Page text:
# Binary Search Tree insert while keeping track of parent for node to be added

This question has a follow up question:
Binary Search Tree insert while keeping track of parent for node to be added - iteration 2

I am implementing a red black tree for fun and am wondering how I should modify my basic BST insert. Note: this happens before the red black tree rules are applied, it just finds the correct place within the tree to add the node, places it, sets references, value and defaults the color to RED. I am mainly struggling to see if there may be a better way to tack on the parent reference for the newly added node. The implementation I have here looks ahead one step with a NULL check where a BST insert that does not need to track the parent would not need.

struct node * bstInsert(struct node *n, int x) {

if (n != NULL) {

int cmp = (n->val < x) ? -1 : (n->val > x);

if (cmp == -1) {

if (n->left == NULL) {
n->left = createAChild(n, n->left, x);
} else {
bstInsert(n->left, x);
}

} else if (cmp > 0) {

if (n->right == NULL) {
n->right = createAChild(n, n->right, x);
} else {
bstInsert(n->right, x);
}

}

}

return n;
}

struct node * createAChild(struct node *par, struct node *n, int x) {

n = malloc(
sizeof(struct node)
);
n->parent = par;
n->left = n->right = NULL;
n->val = x;
n->color = RED;

return n;

}


Is there a cleaner solution to setting the parent reference for the node to be added?

• Does your code work? You keep editing it. I'm worried because I wanted to review the code, but I'm not sure right now that I can. – Pimgd Feb 26 '16 at 9:43
• Yes, sorry should be final edit @Pimgd – httpNick Feb 26 '16 at 9:51
• I have rolled back the last edit. Please see what you may and may not do after receiving answers. Basically what happened is based on your code, you got an answer that says "don't use the check this way" but then you altered your code and their advice doesn't apply any more. But without the edits in revision 3 your code looks broken. I've opted to rollback to revision 3; in the future, try to test your code before posting, and do not edit the code once you have received any answers. – Pimgd Feb 26 '16 at 9:56
• I recommend accepting the answer given, applying their comments in your code, adding the other changes you've made and uploading as "Binary Search Tree insert while keeping track of parent for node to be added - iteration 2" – Pimgd Feb 26 '16 at 10:01
• Itr 2 posted at : codereview.stackexchange.com/questions/121179/… – httpNick Feb 26 '16 at 10:07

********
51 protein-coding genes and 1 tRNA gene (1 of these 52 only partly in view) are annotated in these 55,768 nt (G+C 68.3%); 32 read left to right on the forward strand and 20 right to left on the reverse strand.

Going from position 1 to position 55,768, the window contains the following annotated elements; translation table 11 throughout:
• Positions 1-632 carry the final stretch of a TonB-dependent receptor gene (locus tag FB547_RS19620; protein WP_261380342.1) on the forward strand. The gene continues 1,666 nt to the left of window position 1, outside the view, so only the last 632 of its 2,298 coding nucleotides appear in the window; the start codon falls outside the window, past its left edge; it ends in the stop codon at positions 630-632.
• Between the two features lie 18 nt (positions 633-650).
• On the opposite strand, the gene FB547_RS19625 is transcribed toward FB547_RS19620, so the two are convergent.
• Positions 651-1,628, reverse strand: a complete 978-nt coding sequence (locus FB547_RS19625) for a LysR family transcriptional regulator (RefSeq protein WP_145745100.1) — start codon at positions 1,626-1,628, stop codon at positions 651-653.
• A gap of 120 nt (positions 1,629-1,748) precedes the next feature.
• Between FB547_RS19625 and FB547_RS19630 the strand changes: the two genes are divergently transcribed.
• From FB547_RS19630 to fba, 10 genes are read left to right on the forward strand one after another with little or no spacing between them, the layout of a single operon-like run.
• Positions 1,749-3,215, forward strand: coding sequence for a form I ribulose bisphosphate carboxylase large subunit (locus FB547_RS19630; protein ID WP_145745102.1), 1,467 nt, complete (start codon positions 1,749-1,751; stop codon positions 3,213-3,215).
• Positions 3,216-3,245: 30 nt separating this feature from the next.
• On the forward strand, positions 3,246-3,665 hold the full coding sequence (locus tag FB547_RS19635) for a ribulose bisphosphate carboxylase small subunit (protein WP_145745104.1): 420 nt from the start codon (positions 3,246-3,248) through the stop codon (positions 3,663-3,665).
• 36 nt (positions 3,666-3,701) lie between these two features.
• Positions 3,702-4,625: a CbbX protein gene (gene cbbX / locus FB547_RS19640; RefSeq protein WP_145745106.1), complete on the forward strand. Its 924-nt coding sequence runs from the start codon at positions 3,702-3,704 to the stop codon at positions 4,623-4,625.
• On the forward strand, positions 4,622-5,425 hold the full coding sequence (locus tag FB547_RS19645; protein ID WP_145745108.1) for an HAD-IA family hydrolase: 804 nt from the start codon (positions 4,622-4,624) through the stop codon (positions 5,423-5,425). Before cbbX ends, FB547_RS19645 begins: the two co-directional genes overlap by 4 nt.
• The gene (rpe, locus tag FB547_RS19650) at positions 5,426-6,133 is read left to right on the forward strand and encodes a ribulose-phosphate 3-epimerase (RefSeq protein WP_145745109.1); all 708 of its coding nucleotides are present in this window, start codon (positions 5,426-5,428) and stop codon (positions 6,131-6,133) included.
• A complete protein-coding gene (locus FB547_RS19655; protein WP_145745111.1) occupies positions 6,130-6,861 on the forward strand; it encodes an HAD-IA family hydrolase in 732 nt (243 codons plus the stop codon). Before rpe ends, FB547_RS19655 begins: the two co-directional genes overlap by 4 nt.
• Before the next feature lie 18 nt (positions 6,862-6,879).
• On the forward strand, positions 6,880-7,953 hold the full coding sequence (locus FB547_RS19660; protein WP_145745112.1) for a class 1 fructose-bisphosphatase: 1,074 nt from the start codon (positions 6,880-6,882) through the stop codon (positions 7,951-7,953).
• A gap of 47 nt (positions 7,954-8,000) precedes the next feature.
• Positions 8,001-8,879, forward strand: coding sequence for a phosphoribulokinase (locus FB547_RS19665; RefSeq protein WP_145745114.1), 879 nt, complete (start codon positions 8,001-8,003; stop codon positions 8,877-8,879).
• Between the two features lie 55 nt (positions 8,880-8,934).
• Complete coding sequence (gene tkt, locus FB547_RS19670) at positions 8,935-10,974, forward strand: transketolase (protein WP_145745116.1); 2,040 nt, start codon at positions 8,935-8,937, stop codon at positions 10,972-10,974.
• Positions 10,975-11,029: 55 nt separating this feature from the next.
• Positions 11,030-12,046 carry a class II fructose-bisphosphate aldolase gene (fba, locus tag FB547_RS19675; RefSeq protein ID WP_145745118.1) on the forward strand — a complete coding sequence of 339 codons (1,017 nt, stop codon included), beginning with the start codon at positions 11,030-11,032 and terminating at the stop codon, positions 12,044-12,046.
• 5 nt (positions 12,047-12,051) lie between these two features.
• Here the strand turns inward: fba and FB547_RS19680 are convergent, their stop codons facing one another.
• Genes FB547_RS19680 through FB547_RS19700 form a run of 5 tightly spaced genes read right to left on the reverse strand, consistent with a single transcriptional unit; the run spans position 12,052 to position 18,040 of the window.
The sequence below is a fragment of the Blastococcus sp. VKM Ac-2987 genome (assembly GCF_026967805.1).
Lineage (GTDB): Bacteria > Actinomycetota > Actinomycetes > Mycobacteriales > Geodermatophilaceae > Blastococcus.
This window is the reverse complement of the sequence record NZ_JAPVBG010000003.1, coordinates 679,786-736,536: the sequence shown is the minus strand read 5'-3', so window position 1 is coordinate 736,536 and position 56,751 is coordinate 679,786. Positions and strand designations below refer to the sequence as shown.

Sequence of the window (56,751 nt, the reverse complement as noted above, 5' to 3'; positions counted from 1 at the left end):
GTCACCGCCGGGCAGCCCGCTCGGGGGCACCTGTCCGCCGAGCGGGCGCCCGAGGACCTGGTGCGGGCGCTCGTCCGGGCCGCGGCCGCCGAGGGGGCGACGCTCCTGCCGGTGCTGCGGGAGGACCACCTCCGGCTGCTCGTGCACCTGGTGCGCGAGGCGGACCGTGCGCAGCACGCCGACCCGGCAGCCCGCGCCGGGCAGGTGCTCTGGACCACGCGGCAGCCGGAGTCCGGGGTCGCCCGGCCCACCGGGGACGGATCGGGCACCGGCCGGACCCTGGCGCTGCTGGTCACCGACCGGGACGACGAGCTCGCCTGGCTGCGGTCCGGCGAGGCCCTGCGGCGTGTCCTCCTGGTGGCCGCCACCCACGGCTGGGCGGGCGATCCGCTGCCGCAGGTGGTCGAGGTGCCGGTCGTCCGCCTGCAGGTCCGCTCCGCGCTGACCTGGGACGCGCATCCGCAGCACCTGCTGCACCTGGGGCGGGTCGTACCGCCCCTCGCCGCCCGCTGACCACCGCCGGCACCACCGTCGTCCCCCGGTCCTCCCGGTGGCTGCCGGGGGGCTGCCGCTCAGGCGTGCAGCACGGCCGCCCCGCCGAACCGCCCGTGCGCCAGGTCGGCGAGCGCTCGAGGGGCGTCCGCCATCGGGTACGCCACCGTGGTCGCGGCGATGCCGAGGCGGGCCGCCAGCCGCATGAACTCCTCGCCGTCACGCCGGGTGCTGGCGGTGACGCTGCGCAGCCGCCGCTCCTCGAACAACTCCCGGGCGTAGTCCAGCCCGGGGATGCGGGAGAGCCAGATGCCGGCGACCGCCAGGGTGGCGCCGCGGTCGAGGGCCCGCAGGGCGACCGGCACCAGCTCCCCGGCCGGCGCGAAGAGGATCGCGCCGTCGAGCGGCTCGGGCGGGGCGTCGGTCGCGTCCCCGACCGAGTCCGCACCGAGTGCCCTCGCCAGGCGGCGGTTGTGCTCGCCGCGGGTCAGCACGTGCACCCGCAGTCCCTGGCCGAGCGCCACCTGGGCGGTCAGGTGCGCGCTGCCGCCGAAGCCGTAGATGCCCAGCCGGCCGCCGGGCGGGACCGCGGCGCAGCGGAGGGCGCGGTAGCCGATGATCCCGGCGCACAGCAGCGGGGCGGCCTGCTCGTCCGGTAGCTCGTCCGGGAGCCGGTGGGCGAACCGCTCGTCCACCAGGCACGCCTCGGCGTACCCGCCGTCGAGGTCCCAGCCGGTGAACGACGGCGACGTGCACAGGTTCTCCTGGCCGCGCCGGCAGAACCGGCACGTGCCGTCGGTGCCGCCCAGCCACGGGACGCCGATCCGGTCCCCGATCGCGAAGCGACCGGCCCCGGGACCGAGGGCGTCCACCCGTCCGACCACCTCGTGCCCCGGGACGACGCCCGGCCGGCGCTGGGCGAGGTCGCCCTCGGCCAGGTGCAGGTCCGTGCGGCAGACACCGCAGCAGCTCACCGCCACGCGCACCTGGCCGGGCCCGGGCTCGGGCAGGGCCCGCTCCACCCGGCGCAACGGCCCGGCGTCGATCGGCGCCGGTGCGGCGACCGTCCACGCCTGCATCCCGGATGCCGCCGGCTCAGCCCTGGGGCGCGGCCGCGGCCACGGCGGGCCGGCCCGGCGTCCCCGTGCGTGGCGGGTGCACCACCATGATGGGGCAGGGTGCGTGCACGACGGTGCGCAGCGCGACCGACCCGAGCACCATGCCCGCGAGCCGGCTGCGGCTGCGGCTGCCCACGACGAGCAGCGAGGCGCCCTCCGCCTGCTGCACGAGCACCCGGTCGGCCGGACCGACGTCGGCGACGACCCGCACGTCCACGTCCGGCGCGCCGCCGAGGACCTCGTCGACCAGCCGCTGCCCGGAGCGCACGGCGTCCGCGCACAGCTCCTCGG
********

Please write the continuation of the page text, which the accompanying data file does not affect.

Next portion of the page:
1. Instead of if (n != NULL) and then indenting the whole code of function, it is better to write: if (n == NULL) { return NULL; }

2. The line int cmp = (n->val < x) ? -1 : (n->val > x); is very hard to read. I suggest finding a better name to cmp - for example isGreater and changing its type to boolean.

• Thanks for the reply on the styling. For point #1, I would not want to return NULL if n was NULL. For point #2, there is not a boolean type in C. Do you have another suggestion for changing the readability of the cmp variable? Edit: You just made me think of a crucial case I was missing though! If n is null I need to allocate a new node since that would be the case of the root. – httpNick Feb 26 '16 at 9:39
• I forgot that there are no boolean :D Anyway, isGreater tells much more than cmp. I suggest rewriting this line in such way that is has two values: 1 or 0. Then you will be able to write: if (isGreater) and if(!isGreater) – Piotr Aleksander Chmielowski Feb 26 '16 at 9:44

Problems with your code:

struct node * bstInsert(struct node *n, int x) {
if (n != NULL) {


what if n is null, e.g an empty tree? How does your tree get started if you can't insert anything in it when it is empty?

struct node * createAChild(struct node *par, struct node *n, int x) {


Why are you passing in n here? You don't use that variable afaict. You can easily change the signature to struct node * createAChild(struct node *par, int x).

Anyways, your insert can be made better by using a pointer-pointer!

struct node * bstInsert(struct node *n, int x) {
struct node **addr = &n;
struct node *parent = NULL;
// If tree is empty, this whole loop is skipped.
// Left branch is value is less than, otherwise right branch.
if (n->val < x) {